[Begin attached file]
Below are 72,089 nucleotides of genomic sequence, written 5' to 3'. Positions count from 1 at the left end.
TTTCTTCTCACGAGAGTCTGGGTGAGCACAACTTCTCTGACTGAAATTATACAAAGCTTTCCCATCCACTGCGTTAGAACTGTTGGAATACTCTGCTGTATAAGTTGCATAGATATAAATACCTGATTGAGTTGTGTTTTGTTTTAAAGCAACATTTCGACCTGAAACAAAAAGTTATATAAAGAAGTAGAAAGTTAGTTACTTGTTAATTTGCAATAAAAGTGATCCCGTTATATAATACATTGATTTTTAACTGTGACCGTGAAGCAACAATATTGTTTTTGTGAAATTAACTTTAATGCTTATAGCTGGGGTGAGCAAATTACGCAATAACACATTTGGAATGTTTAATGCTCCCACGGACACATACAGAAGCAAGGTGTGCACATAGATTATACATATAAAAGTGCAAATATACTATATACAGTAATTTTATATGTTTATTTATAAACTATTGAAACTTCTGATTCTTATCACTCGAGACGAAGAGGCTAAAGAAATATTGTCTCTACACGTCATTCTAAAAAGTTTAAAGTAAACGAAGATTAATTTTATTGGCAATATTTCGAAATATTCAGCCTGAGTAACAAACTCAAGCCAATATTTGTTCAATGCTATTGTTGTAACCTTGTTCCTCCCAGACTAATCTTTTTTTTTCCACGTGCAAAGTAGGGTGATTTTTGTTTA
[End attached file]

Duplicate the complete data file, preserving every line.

Below are 72,089 nucleotides of genomic sequence, written 5' to 3'. Positions count from 1 at the left end.
TTTCTTCTCACGAGAGTCTGGGTGAGCACAACTTCTCTGACTGAAATTATACAAAGCTTTCCCATCCACTGCGTTAGAACTGTTGGAATACTCTGCTGTATAAGTTGCATAGATATAAATACCTGATTGAGTTGTGTTTTGTTTTAAAGCAACATTTCGACCTGAAACAAAAAGTTATATAAAGAAGTAGAAAGTTAGTTACTTGTTAATTTGCAATAAAAGTGATCCCGTTATATAATACATTGATTTTTAACTGTGACCGTGAAGCAACAATATTGTTTTTGTGAAATTAACTTTAATGCTTATAGCTGGGGTGAGCAAATTACGCAATAACACATTTGGAATGTTTAATGCTCCCACGGACACATACAGAAGCAAGGTGTGCACATAGATTATACATATAAAAGTGCAAATATACTATATACAGTAATTTTATATGTTTATTTATAAACTATTGAAACTTCTGATTCTTATCACTCGAGACGAAGAGGCTAAAGAAATATTGTCTCTACACGTCATTCTAAAAAGTTTAAAGTAAACGAAGATTAATTTTATTGGCAATATTTCGAAATATTCAGCCTGAGTAACAAACTCAAGCCAATATTTGTTCAATGCTATTGTTGTAACCTTGTTCCTCCCAGACTAATCTTTTTTTTTCCACGTGCAAAGTAGGGTGATTTTTGTTTA